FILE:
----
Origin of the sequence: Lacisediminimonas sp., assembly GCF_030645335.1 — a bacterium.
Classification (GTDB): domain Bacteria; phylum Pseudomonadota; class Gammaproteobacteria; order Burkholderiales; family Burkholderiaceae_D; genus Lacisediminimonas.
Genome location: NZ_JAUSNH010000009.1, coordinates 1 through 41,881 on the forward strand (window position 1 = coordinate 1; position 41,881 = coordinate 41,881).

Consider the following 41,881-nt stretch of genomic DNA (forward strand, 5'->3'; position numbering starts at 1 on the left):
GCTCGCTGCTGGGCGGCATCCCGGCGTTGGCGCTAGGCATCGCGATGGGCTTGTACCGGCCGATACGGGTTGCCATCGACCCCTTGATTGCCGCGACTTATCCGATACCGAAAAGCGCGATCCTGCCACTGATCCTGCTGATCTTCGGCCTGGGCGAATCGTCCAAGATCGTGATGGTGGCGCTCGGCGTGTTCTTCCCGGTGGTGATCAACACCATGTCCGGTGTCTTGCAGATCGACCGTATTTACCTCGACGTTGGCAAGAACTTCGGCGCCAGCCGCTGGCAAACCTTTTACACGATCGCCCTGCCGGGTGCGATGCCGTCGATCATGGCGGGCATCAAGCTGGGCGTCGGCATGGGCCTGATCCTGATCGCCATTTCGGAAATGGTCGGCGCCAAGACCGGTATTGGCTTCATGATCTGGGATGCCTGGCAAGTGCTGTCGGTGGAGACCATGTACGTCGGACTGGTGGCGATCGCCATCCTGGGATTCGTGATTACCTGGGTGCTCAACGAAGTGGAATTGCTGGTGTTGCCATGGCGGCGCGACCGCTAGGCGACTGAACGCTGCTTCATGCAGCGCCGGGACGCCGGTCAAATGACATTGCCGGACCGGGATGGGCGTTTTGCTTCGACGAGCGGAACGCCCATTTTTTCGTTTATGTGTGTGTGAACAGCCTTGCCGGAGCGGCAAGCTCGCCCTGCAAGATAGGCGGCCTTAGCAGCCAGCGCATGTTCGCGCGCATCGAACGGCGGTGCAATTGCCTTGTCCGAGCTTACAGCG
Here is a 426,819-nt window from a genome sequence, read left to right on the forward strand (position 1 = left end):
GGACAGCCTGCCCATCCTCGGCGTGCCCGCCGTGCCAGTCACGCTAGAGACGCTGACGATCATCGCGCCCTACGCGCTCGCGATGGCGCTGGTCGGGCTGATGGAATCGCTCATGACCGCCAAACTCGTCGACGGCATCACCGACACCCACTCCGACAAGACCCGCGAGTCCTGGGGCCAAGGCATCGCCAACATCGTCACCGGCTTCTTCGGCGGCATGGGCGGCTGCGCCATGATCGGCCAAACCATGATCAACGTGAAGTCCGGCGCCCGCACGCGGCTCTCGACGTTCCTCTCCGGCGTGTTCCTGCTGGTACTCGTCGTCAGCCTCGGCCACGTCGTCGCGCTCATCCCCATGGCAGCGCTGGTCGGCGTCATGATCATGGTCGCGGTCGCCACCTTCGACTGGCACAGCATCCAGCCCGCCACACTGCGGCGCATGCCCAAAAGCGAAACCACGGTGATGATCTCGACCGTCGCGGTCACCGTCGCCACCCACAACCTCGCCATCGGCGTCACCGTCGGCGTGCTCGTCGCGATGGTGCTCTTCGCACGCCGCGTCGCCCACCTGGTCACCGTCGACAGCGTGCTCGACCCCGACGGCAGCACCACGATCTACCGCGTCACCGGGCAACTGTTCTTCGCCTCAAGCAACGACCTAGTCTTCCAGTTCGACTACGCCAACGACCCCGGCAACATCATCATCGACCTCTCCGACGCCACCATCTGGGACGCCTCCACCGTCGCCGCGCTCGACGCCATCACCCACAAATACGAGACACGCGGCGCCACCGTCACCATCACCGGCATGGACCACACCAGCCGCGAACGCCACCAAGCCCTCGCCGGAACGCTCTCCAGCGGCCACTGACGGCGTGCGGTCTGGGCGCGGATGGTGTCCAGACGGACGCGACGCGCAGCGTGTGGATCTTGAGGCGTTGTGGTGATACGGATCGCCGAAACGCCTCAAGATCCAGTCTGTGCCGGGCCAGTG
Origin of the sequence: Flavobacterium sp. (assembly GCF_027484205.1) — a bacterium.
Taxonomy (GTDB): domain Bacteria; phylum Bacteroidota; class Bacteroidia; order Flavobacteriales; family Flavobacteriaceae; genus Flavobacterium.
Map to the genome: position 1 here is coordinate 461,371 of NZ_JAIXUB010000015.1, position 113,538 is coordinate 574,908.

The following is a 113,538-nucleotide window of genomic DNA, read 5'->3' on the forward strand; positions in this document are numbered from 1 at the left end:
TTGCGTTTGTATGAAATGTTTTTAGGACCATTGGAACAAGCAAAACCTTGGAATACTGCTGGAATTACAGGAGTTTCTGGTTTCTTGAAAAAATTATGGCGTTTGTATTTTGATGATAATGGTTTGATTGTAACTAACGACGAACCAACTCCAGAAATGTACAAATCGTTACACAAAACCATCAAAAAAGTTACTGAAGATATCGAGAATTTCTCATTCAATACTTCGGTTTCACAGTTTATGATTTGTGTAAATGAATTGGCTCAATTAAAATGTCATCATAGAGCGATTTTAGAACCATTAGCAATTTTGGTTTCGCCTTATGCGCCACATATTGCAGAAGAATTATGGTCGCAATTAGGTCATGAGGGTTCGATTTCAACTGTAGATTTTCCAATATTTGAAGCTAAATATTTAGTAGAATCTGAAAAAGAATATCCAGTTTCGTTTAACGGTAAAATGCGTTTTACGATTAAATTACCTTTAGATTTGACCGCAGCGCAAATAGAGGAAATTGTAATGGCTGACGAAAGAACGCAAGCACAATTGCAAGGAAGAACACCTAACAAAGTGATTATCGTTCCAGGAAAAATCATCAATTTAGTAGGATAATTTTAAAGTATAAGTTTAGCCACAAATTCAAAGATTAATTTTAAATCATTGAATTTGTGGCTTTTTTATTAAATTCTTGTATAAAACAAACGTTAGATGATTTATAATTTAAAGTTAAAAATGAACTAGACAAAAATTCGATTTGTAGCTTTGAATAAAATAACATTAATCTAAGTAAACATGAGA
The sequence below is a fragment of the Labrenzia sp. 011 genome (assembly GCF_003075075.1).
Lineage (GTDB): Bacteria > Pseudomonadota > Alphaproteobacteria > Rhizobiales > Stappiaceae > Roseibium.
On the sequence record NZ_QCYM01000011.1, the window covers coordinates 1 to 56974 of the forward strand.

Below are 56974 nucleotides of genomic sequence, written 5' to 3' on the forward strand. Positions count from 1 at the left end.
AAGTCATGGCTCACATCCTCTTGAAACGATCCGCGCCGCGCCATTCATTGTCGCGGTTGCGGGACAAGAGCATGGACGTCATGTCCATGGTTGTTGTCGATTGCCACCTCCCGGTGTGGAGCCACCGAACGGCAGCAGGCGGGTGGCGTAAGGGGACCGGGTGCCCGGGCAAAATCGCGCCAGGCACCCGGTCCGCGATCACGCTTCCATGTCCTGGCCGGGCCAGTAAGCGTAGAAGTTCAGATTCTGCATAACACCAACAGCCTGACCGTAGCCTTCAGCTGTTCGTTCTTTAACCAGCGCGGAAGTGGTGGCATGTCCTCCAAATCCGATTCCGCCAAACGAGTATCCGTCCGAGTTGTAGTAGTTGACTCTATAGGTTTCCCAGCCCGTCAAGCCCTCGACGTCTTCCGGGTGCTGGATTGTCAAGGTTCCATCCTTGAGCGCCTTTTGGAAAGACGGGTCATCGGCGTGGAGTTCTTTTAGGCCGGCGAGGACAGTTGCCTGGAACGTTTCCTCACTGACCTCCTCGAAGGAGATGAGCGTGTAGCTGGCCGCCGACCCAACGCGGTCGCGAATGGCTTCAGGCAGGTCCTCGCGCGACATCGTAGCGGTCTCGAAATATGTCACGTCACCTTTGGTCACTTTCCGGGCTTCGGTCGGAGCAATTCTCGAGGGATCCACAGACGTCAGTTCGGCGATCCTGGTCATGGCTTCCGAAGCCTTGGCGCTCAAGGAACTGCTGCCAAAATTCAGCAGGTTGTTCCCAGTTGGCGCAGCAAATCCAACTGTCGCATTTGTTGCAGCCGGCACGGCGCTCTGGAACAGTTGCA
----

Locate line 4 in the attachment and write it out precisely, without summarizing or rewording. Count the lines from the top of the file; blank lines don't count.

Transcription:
Consider the following 41,881-nt stretch of genomic DNA (forward strand, 5'->3'; position numbering starts at 1 on the left):